HBO's Landscapers Review: Olivia Colman and David Thewlis Go for the Kill

This riveting four-part miniseries concerns a milquetoast British couple who may be murderers


HBO

Olivia Colman and David Thewlis are riveting as a seemingly milquetoast, middle-aged British couple who are accused of murdering her parents and burying them in their own backyard in HBO’s four-episode miniseries “Landscapers.” What’s most interesting about the story of Susan and Chris Edwards, however, isn’t the murder, but the lies they tell about it to preserve the love between them. It’s as epic as the romances in the classic Westerns and French films that provide them a necessary escape from the complications of their real lives.

From the beginning, “Landscapers” makes its stance clear on the trueness of this true-crime story: “This is a true story,” appears on the screen, and then the word “true” disappears. When we meet Susan and Chris, they’re barely scraping by while living in Paris. Susan is charging expensive vintage movie posters to a variety of credit cards, and Chris is trying desperately to get a job. The one bright spot: They appear to be maintaining a friendly, ongoing correspondence with the actor Gerard Depardieu. Things take a turn when Chris loses out on yet another job and snaps, calling his stepmother, Dr. Tabitha Edwards, to confess to burying his wife’s parents in a garden in Mansfield 15 years prior.

“Landscapers” takes a light approach to its dark subject matter. There is an inherent humor in the Edwardses’ practical and polite response to being turned in by Tabitha. “I asked her not to tell anyone,” Chris calmly explains to Susan when they’re contacted by police. “I’m as disappointed as you are.” Instead of running, as one might expect, the Edwardses honor the train tickets purchased for them by Mansfield police and arrive in England as promised. They remain unfailingly proper and respectful as they’re taken into custody and held in separate cells. “Scrambled eggs, they’re not easy to do in bulk, are they?” Susan says with sincere compassion for the cook who served a subpar breakfast in jail.

As the Edwardses begin telling their story — separately — to police, the conflicting narratives take on the qualities of the films they love, like “High Noon” and “The Last Metro.” Sometimes, the cameras roll past the scene’s ending, so we may see actors walk off the edge of a soundstage set or get up off the ground after being shot in a scene. This approach could prove distracting or overwhelming or just plain gimmicky in the wrong hands, but it works thanks to Colman and Thewlis’s excellent performances, which act as an anchor; the direction by Will Sharpe, known for his work on the dark British comedy series “Flowers,” also starring Colman; and the clever script by Ed Sinclair, Colman’s husband. Could this technique be cut back for clarity on a few occasions? Perhaps, but it also makes this mystery with no definitive answers not just filmable, but riveting, taking us into Susan’s vivid mind and making us root for the Edwardses despite their possible crimes.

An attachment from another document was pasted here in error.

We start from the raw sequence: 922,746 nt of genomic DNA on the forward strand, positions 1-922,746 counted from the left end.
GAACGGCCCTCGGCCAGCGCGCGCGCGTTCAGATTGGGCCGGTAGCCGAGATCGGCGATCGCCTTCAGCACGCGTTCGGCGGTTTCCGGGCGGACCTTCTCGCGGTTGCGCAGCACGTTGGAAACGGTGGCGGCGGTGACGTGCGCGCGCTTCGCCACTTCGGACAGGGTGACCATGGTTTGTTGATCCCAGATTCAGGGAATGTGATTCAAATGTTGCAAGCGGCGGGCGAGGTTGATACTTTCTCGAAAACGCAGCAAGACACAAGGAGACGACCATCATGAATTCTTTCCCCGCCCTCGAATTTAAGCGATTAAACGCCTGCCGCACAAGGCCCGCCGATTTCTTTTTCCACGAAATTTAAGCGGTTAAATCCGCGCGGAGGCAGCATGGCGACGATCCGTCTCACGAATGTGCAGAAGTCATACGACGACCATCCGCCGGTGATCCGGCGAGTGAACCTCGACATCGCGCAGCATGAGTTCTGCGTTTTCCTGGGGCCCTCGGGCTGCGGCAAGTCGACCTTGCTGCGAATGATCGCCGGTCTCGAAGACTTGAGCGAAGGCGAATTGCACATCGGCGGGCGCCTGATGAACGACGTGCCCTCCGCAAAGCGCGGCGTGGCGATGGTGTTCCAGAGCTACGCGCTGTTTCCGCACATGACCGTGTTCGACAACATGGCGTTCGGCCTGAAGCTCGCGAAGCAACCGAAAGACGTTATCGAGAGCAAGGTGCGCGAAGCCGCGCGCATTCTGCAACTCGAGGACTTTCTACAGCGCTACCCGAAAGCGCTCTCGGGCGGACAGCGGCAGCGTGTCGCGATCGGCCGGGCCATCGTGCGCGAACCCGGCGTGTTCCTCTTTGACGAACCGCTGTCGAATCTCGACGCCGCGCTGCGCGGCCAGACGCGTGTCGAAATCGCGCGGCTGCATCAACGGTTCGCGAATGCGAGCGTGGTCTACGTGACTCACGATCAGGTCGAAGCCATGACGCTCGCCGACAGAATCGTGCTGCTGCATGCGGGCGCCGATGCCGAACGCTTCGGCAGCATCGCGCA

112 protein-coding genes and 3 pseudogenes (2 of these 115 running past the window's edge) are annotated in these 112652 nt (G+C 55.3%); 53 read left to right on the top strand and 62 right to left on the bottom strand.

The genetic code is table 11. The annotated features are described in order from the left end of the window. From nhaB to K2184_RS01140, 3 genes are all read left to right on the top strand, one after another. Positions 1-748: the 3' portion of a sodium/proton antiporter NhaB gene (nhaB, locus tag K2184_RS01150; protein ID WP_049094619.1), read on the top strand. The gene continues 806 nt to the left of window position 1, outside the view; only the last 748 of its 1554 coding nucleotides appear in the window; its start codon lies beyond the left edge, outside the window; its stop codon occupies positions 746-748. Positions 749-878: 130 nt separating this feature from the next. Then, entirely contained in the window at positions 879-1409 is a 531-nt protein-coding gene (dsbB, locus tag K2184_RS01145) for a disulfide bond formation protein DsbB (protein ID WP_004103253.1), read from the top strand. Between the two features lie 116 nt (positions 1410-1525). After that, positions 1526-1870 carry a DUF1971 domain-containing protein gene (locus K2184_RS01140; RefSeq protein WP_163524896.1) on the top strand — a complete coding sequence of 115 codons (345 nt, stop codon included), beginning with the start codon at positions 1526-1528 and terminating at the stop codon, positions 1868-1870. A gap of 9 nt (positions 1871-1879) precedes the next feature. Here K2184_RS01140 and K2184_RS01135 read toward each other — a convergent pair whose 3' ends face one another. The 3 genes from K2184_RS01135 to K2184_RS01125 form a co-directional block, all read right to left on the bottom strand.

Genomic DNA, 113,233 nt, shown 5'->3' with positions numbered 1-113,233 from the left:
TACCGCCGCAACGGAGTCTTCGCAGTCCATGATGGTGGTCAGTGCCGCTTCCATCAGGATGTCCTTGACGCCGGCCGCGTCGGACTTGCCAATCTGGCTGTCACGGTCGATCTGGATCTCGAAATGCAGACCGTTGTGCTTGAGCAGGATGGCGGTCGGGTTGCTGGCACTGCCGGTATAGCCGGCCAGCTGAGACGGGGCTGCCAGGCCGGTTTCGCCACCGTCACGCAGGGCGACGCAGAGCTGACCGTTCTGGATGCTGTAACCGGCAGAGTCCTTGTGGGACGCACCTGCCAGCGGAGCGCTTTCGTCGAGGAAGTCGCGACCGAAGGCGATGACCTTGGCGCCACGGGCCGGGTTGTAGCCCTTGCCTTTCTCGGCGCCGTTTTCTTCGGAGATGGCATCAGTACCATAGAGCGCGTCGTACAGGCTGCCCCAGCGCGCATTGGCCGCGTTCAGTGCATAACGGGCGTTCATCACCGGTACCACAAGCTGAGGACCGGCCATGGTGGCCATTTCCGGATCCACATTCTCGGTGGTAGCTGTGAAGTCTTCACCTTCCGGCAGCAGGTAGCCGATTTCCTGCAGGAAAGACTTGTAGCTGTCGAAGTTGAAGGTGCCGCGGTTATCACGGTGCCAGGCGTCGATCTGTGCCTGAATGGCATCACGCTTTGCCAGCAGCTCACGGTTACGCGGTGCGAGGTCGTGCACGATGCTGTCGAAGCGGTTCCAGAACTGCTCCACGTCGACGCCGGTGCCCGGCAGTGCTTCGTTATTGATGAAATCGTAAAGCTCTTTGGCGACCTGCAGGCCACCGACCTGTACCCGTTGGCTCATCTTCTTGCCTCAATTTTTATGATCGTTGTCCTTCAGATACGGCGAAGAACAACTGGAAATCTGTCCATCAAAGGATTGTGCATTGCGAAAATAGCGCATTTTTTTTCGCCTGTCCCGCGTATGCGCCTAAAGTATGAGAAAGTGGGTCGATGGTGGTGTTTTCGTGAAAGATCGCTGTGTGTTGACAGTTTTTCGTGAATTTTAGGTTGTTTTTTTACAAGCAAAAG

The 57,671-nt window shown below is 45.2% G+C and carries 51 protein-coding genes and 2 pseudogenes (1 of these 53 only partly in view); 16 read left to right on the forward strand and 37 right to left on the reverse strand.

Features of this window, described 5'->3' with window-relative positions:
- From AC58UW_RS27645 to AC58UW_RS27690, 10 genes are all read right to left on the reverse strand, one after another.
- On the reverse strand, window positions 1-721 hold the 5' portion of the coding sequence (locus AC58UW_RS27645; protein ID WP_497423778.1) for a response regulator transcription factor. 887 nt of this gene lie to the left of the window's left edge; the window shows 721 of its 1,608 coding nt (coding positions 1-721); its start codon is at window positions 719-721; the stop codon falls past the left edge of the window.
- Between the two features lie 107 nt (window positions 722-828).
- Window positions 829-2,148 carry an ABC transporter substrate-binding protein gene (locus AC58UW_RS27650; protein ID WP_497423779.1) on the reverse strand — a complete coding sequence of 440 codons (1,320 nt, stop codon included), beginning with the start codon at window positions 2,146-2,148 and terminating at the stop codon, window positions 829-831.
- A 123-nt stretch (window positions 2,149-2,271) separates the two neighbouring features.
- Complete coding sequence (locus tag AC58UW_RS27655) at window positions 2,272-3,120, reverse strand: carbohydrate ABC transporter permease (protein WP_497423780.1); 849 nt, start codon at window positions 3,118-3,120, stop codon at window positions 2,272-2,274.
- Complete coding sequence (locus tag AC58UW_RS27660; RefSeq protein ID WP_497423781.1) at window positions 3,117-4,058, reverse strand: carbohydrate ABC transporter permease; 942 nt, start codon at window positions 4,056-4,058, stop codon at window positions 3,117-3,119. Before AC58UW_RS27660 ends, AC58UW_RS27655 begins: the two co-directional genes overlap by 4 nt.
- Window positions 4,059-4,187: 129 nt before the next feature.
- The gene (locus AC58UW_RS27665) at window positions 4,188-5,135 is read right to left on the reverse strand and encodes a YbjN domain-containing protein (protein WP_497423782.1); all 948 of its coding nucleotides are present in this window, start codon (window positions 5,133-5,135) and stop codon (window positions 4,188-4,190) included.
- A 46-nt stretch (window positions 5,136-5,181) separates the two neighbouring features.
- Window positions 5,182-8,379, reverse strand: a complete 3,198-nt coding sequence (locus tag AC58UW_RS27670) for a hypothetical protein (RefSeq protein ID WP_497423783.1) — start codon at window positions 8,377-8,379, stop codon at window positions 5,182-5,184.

Definitive answers are not the point here. Instead, we come out of the four episodes with sympathy for nearly everyone involved — everyone with the notable exception of the murder victims themselves, who appear to have mistreated Susan severely for her entire life. But the script allows for a full portrayal of the detectives investigating the case as well, particularly Kate O’Flynn as the lead interrogator. Still, even as you root for the detectives to crack the case — just because you want answers as much as they do — they are mere pawns in the grand story of Susan and Chris’ love. They are the very definition of ride-or-die. The series makes it a point to depict the Edwardses as in their own world: “They’re not built for this one,” stepmother Tabitha says, “are they?”

Chris provides the thesis statement for that world: “Nobody’s beyond help in this world,” he says. “That’s the whole point of this world.”

“Landscapers” so effectively portrays the Edwardses’ world that we want to believe their (purported) lies as much as they do. Are they lying? A revelation about their Gerard Depardieu correspondence provides a possible clue. But maybe their world is the better one.


Source: Read Full Article